Spring and summer bring picnics and eating outdoors. It also means you can find great deals on your favorite fruits and vegetables.
However, hot days and nights can cause food to spoil more quickly. That can lead to throwing out food before you get to enjoy it. Eating spoiled food can also lead to food poisoning.
How can you protect your food—and your family—during the warmer months? Take a look at the tips below for some easy ways to make food last longer.
Check your refrigerator settings
Your refrigerator temperature should be 40 degrees or colder. The freezer temperature should be 0 degrees. To be sure, use a refrigerator thermometer, which you can buy for less than $10. Checking the temperature is especially important if you lose power for several hours.
Set up “zones” in your refrigerator and freezer
Your refrigerator is coldest in the bottom and the back. The door is the warmest area because, every time you open it, you swing the door into warmer room air.
Store milk and other dairy items at the back of the fridge, on a shelf near the middle or bottom. Store fruits and vegetables in the crisper drawers. What should you keep in the door? Ketchup, mustard, jelly, salad dressing, sauces, beverages and other items that don’t spoil quickly.
How long has that jar of salsa been in the fridge? When did you open that box of soup? Make it easy to remember—use labels. Keep a marker or two in the kitchen. The first time you open a carton, jar or bottle, write the date on the outside of the package.
Choose the fresh foods that last longest
Berries can stay fresh up to seven days. Apples stay fresh for several weeks. Plan ahead so you can choose—and use—fruits and vegetables before they spoil. You can see a detailed list of storage tips for fruits, vegetables, dairy, grain and meat items on the Good Food, Good Move website.
Follow the two-hour (or one-hour) rule
Relaxing at the table after a meal? Enjoying a meal outside? Take a minute to move any leftovers from the table to the refrigerator. Food should not be left out on the table or counter for more than two hours.
If temperatures are 90 degrees or higher, put food—especially meat—back into the refrigerator within one hour. The warmer the air, the faster food can start to grow harmful bacteria.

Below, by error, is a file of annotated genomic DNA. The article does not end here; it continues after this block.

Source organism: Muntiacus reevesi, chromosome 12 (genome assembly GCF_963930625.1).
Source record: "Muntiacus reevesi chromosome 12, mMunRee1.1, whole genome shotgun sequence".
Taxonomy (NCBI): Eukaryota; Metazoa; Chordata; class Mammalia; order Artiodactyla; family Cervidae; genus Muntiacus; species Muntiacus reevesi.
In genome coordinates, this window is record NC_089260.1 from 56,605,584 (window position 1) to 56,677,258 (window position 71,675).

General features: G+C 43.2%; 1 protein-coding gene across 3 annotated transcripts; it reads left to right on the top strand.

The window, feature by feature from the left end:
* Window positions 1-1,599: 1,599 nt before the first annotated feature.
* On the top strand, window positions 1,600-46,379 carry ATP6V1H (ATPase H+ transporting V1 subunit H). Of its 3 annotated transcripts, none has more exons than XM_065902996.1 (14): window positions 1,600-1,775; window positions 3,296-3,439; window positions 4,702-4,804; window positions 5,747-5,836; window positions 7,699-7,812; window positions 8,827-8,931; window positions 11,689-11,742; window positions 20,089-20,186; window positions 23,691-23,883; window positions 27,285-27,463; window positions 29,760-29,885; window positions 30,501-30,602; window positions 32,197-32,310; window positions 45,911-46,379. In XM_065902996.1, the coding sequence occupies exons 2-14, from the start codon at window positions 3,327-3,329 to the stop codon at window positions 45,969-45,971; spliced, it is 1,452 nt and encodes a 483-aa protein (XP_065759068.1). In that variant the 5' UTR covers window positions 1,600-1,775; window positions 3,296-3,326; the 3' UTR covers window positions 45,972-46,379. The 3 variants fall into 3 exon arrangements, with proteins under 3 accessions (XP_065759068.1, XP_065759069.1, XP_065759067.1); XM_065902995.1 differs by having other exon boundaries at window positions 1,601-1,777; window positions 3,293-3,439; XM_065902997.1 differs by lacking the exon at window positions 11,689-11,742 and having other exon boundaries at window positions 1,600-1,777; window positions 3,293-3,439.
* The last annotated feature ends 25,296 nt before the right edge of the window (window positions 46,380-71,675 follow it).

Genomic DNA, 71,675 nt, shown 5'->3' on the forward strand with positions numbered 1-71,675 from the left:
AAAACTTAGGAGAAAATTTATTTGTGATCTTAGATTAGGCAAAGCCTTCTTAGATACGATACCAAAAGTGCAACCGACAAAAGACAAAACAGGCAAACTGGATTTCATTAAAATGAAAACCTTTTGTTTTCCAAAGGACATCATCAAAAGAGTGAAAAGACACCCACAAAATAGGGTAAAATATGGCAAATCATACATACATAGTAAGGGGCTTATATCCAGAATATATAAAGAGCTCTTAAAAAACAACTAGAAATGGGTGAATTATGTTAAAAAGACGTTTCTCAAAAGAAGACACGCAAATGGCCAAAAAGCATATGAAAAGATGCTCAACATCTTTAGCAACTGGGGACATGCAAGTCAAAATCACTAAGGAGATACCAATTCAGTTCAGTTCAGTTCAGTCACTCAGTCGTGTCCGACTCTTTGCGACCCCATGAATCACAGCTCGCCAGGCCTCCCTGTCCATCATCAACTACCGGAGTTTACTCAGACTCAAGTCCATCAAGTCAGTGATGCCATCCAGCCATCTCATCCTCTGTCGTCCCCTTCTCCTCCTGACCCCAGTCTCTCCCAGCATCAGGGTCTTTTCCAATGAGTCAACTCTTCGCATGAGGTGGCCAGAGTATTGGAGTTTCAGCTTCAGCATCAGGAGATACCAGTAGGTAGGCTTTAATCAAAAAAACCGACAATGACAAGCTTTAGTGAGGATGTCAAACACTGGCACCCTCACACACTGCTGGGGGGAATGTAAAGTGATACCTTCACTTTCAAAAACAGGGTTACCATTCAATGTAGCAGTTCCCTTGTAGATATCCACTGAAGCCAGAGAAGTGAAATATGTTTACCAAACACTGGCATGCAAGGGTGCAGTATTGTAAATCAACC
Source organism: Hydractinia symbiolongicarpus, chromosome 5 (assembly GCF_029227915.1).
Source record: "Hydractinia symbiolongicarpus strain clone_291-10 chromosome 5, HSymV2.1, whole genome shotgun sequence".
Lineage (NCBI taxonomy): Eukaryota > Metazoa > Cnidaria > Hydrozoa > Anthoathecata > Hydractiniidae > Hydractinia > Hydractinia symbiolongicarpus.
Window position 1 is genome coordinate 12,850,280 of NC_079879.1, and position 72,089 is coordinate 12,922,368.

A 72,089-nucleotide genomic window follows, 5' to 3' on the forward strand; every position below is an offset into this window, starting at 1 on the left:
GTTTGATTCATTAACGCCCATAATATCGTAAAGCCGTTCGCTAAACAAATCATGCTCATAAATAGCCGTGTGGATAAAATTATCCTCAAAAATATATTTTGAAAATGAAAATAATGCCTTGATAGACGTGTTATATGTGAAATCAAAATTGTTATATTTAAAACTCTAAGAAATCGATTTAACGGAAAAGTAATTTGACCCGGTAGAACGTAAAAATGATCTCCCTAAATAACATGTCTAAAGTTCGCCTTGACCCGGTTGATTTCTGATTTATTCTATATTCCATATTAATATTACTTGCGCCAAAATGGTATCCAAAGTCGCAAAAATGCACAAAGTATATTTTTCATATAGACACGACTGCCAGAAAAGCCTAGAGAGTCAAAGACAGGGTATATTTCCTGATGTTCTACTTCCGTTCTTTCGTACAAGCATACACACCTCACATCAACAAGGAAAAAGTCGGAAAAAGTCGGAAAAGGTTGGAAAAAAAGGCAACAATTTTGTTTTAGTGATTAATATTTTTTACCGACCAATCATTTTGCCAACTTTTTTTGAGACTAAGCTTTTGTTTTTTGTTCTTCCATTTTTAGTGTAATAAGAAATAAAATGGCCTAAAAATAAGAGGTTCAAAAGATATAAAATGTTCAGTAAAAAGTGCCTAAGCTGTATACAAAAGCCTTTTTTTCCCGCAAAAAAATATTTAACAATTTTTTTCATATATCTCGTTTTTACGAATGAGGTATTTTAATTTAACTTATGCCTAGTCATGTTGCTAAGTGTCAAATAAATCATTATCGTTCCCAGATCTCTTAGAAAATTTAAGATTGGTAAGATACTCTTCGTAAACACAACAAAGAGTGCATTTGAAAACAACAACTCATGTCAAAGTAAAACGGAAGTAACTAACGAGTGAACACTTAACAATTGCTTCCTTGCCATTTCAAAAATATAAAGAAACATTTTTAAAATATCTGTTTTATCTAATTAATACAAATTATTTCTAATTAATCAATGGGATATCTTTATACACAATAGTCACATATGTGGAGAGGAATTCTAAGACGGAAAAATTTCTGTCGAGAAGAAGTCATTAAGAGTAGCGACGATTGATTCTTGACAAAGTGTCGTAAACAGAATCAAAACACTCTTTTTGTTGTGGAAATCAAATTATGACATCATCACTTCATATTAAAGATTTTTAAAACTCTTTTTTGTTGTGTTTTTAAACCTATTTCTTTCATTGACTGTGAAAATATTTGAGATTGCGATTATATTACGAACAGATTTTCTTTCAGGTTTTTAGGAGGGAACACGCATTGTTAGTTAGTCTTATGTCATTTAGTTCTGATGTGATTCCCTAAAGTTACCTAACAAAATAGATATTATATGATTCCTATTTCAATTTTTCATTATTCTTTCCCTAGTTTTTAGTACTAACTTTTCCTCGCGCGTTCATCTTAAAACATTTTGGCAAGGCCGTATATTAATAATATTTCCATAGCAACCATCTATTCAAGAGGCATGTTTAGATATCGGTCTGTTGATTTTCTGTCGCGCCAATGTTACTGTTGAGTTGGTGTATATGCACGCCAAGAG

Use canned vegetables, fruits and beans
Canned foods—soups, vegetables, beans, fruits, pasta and sauces--can be stored for several years. Best of all, they taste great and hold their nutrition. If you have the storage space, stock up when you find a good deal.
Buy frozen vegetables and fruits
After you shop the canned food aisle, check out the freezer section. Frozen fruit can last for up to eight months. Vegetables can be frozen for eight to twelve months. Buy frozen and you can enjoy your favorites all year long.
Cook extra and freeze leftovers
If you are making chili, soup or pasta, double the recipe and freeze the leftovers. You can freeze many recipes, with or without meat, for two to six months. Check the safe storage guidelines for dozens of frozen foods on the FoodSafety.gov website.
Plan ahead before you shop
The best way to save money on groceries and to prevent waste is to plan ahead. Make a list and check it twice. Before you buy something, make sure you have time to prepare it and plans to eat it—or room to store it.
Use the free FoodKeeper app
Want a quick and easy way to check food storage rules? The FoodKeeper app was developed by the United States Department of Agriculture to help individuals look up guidelines for a wide variety of food. The app is available for Android and Apple devices.
Need help finding food services near you?
Need help finding food services near you? Click here for a list of local resources like food pantries and meal programs.
Parkland Community Health Plan supports local food drives throughout the year – check our calendar for more information.
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